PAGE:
In years past, the network perimeter was considered the security control point for IT departments. As more and more data has moved to the cloud, making the concept of “perimeter” outdated and ineffective, enterprises are finding themselves wondering how they can properly secure their cloud applications in a similar way as they had done their in-house IT infrastructure.
One emerging security category that is seeing rapid adoption amongst enterprises looking to secure their cloud services is cloud access security broker (CASB).CASBs are cloud software that protect corporate data that is bound for the cloud.They offer a wide range of capabilities, from more traditional data security such as encryption, to cutting edge features, like machine learning based threat protection.
Why are CASBs becoming such a large part of information security? To understand that answer, you’ll need to first understand the role of the CASB.
What Is a CASB?
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The emergence of the CASB category has been driven in large part due to the rapid pace with which enterprises are decommissioning their on-premises softwares and IT infrastructure in favor of the cloud.
The CASB technology monitors user activity, enforces security and compliance controls, and administer governance policies in the cloud. CASBs go one step further than what’s available in terms of security features native to a cloud service in that CASBs secure all SaaS applications in use at an enterprise.
With many companies switching over to CASBs for data protection, experts believe that about 85 percent of large enterprises will be a CASB them by 2020, up from 5% in 2015
What Does a CASB Do?
CASB capabilities can broadly be grouped within 4 categories: cloud visibility, cloud compliance, cloud data security, and cloud threat protection.
Visibility refers to a CASB’s ability to identity all the cloud application in use (both shadow and sanctioned), the amount and type of data being uploaded to the cloud services, and the security capabilities of each cloud application. With this capability, organizations can quantify not only their total cloud footprint, but also analyze the kind of security risk employees are putting sensitive corporate data in.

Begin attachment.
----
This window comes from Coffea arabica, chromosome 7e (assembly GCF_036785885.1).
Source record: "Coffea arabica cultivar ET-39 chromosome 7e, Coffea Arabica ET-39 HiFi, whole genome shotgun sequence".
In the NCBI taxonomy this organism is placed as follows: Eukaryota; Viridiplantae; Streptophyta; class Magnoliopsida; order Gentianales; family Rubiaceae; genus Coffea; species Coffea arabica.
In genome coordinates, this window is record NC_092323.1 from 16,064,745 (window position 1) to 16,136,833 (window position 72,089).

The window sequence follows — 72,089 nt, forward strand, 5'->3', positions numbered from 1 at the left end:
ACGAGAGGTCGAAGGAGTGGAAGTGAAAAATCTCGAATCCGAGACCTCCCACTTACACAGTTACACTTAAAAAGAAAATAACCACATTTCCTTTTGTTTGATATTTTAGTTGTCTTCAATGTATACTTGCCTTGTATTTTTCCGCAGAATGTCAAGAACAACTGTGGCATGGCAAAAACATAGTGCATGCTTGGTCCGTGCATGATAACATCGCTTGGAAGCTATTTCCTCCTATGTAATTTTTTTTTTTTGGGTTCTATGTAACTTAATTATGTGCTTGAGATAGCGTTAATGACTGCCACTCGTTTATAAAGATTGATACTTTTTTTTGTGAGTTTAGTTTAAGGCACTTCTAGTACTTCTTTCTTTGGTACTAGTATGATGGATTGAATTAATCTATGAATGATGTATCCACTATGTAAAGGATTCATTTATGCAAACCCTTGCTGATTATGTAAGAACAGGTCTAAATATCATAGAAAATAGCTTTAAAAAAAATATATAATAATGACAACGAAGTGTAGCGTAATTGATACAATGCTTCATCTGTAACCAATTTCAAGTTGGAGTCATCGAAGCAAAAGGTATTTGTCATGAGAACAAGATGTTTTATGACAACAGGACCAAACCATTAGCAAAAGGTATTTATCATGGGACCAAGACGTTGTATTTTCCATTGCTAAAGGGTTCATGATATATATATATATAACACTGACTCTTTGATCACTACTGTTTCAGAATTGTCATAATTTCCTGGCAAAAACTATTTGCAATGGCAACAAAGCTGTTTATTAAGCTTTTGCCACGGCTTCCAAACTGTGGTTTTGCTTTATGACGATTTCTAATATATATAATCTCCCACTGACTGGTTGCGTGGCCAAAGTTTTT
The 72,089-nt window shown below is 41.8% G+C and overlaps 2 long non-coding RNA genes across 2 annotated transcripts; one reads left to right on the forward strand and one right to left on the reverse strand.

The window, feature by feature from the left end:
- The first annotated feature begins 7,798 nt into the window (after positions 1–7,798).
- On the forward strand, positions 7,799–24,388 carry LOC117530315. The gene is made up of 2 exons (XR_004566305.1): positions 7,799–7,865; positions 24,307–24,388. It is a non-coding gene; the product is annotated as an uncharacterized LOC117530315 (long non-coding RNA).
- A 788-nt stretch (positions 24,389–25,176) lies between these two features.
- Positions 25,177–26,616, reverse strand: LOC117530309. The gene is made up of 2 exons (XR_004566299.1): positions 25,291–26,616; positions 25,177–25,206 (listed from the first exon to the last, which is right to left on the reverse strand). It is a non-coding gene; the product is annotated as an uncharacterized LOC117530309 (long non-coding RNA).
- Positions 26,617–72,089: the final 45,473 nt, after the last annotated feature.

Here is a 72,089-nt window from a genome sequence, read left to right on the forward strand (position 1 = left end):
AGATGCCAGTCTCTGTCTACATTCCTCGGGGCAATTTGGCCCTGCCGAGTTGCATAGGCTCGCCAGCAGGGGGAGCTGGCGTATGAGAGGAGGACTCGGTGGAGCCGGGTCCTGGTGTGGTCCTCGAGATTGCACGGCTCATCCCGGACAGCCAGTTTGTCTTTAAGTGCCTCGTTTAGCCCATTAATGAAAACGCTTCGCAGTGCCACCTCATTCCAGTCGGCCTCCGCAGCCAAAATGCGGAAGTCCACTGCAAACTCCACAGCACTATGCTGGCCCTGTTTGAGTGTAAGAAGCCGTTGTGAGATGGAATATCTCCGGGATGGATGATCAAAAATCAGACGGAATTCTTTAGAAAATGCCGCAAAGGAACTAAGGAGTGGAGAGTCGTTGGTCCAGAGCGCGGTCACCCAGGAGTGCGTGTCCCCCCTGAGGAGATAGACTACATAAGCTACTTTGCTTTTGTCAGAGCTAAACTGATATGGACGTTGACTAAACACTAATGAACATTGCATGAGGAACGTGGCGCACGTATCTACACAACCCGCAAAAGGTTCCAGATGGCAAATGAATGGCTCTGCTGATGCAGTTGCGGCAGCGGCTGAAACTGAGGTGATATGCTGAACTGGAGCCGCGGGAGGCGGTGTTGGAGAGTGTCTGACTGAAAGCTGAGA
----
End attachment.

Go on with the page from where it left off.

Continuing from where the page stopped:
When it comes to cloud compliance, a CASB can help organizations extend certain security controls to the cloud so that the organization remains compliant with internal policies and external regulations. Given the steep fines that organizations incur when there is a data breach, as well as loss of reputation and customer trust, compliance becomes an important part of a CASB’s security offering.
The average employee is likely to use a very insecure password. To make matters worse, employees are known to use the same password across multiple services. This leaves enterprises open to data breaches caused by a compromised account. So much so that according to Verizon, 63% of data breaches result from weak or stolen passwords. Combine that with the success that hackers have with phishing users for their login credentials, and it becomes clear that compromised accounts pose a huge problem for most companies. A CASB’s cloud threat protection solution can detect compromised accounts, insider threats, and threats arising from malware.
Data security is another crucial capability of a CASB. Data security comes in several forms: applying peer-reviewed cloud encryption, enforcing access control policies, or applying eDRM (or IRM) to sensitive information.
The Importance of CASBs for Businesses
Now that you know a little more about how CASBs work, you can better understand the role they can play in your business. Installing and using a CASB can help your business in a variety of ways. First, CASBs find cloud services in use and accelerate the approval process of those cloud services with adequate security capability so that your employees can get work done faster and more efficiently.
In many ways, CASBs are business enablers, helping organizations take advantage of the benefits of the cloud while minimizing their inherent security risks.